Many people go to their doctors for treatment of an injury and are given a narcotic medication like vicodin or Percocet. These medications work initially, but over time two things happen; they tend to lose their effectiveness, and when a person stops taking them the person feels very sick. Both of these are signs of physical dependence, and are referred to as tolerance and withdrawal.
In addiction the medications have effects on how the person feels that go beyond pain; people feel a sense of warmth and pleasure from the medication and often use the medication to temporarily relieve anxiety, tenseness, insomnia, or even fatigue. When the medications are stopped on the other hand the person has ‘rebound’ of these symptoms, and feels much worse than before starting the medication. Because of tolerance, patients often take more pills than prescribed, causing them to run out early; when they call the doctor they are suddenly treated as if they have done something wrong. Sometimes they are scolded; perhaps it is even worse when nobody says anything out loud, but instead the patients detects ‘little looks’ from the doctor’s staff or rude treatment that suggests that people in the office are thinking of them in a negative way. Patients wonder if they are imagining things, or if people are really talking about them.
Effects at Home
At home the patient on pain pills becomes more and more irritable. He is worried about running out early and having the return of pain, or even withdrawal symptoms. He feels sick more often. He has become more depressed. He starts to feel as if nobody understands him, and he takes more and more of the pain pills to try to keep his mood and energy level up so that he can go to work. The fights at home become more and more frequent, and he feels more and more alone inside.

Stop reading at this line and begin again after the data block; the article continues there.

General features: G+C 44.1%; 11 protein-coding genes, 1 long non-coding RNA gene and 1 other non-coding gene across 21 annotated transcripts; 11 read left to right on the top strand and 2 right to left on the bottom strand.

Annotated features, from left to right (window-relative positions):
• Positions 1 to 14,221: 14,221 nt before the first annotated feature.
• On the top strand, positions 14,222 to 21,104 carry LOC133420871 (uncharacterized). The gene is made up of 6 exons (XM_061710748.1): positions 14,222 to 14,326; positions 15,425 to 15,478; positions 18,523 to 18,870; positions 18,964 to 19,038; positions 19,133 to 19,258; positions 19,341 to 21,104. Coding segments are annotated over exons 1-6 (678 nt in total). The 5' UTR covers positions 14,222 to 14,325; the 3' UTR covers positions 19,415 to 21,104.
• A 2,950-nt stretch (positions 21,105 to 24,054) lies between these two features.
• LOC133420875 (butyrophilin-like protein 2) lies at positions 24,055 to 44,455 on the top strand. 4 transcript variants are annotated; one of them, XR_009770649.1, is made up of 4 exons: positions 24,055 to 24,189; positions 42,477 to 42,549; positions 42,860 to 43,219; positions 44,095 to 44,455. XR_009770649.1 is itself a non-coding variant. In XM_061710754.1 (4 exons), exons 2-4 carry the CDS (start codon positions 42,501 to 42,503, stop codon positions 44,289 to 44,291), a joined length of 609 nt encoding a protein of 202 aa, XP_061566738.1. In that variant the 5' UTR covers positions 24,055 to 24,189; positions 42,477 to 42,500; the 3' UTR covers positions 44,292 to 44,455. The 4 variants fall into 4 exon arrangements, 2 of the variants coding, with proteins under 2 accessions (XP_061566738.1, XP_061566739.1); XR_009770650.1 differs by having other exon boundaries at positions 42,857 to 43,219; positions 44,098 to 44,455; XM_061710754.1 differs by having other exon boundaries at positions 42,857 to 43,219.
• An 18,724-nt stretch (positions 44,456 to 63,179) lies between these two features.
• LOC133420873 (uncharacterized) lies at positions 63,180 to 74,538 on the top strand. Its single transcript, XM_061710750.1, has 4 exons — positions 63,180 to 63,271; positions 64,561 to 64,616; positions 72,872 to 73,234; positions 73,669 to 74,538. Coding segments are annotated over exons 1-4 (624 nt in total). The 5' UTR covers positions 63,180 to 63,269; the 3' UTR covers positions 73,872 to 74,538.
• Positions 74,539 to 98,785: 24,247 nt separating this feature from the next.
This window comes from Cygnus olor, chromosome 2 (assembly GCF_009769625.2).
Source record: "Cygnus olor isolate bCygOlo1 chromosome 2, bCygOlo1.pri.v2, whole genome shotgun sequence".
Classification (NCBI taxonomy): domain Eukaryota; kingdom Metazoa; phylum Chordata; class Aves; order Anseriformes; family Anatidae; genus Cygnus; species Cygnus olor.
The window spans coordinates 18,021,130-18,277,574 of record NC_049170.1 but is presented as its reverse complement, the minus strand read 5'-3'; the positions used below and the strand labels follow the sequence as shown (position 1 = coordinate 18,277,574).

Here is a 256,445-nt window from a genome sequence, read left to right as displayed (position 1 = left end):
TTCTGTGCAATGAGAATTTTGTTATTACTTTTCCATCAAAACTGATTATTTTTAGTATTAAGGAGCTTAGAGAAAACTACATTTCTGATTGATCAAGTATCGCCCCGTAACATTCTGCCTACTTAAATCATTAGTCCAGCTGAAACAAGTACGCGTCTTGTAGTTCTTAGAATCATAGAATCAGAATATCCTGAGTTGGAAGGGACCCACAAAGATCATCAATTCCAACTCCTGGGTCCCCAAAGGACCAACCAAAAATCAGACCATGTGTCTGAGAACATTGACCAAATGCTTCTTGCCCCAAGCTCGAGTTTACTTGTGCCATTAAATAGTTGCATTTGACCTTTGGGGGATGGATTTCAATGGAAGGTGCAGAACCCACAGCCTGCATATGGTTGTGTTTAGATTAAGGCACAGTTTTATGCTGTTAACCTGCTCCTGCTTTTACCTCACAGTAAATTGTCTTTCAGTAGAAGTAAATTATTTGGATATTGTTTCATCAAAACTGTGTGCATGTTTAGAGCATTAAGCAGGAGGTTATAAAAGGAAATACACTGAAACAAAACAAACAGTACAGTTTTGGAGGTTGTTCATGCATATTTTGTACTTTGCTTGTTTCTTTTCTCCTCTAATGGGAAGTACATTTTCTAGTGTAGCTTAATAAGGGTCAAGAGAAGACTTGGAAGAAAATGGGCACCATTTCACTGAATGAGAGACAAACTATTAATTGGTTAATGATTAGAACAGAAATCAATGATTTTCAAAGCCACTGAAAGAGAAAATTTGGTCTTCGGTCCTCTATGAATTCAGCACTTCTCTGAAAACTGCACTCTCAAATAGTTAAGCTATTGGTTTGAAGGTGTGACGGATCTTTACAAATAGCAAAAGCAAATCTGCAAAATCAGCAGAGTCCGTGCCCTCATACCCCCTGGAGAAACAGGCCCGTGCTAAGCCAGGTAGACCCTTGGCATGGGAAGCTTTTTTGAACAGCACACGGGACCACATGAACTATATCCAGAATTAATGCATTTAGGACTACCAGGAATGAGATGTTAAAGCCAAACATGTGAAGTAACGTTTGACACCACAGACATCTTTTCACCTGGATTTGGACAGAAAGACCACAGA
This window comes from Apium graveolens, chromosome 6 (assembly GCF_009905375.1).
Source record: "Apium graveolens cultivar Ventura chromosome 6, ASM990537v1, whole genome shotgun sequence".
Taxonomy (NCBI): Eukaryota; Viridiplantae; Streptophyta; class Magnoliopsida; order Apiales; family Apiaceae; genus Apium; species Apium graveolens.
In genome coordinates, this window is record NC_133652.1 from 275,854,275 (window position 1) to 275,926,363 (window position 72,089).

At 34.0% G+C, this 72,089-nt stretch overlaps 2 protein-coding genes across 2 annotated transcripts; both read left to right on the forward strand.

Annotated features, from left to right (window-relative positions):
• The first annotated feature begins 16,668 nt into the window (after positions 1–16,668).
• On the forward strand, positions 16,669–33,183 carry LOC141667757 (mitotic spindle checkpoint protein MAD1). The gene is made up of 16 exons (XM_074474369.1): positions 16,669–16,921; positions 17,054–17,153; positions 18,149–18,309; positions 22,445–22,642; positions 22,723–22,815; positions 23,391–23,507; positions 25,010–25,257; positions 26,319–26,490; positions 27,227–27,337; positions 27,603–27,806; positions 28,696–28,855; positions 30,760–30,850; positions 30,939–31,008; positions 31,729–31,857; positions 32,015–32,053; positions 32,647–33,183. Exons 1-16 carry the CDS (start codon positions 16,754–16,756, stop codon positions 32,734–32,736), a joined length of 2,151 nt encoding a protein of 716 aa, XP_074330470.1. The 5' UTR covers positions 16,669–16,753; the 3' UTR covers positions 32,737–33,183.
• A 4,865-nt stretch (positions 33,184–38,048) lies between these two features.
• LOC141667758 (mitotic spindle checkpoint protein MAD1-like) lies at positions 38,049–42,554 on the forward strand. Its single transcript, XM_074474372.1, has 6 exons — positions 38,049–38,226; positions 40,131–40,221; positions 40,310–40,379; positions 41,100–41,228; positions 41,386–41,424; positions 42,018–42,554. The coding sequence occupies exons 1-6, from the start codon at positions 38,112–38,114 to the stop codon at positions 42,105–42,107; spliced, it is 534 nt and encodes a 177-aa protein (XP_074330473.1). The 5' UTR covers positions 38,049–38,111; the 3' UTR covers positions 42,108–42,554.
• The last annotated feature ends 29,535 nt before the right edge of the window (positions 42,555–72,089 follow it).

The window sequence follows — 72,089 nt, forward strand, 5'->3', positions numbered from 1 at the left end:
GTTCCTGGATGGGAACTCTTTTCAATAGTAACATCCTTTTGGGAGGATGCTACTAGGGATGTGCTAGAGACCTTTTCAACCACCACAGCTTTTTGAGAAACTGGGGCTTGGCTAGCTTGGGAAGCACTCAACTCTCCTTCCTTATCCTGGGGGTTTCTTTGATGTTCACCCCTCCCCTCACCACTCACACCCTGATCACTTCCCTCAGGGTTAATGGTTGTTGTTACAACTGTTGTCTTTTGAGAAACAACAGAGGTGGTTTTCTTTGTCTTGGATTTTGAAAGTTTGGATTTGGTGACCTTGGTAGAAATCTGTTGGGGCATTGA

Use ‘on the Street’
In other cases this same sequence will occur, but instead of starting win injury it starts with experimentation. A person is given the pills by a friend, or finds them in a parent’s medicine cabinet. Or maybe the person has been feeling down, and notices that the codeine that they took for their wisdom tooth surgery made them feel better, and so makes up an injury so that the doctor will prescribe more.
In all of these cases the people involved become more and more depressed and more and more sick and tired, eventually reaching a level of desperation. This is the good outcome; other people find medications that are more and more potent, and accidentally take too much— causing a fatal respiratory arrest.
Treatment is Available
Until recently there was one primary treatment for this type of addiction— residential treatment for one to three months in a treatment center. Yes, another option is to attend AA or NA (Narcotics Anonymous) meetings, but meetings alone rarely make headway against opiate dependence. Another option that has been available is ‘maintenance treatment’ in a methadone program. This type of treatment carries a number of inconveniences, including the need to report to the treatment center each morning to receive the medication.
We now have a third treatment option— buprenorphine or Suboxone— that has saved countless lives. This treatment option is almost universally effective given one requirement: the person must be truly sick and tired of taking the pills and must be motivated to get better.
If you or a loved one suffers from addiction to these medications I strongly encourage you to seek out more information and to learn about your options. Life is too short to remain miserable .
Jeffrey T Junig MD PhD
Suboxone Talk Zone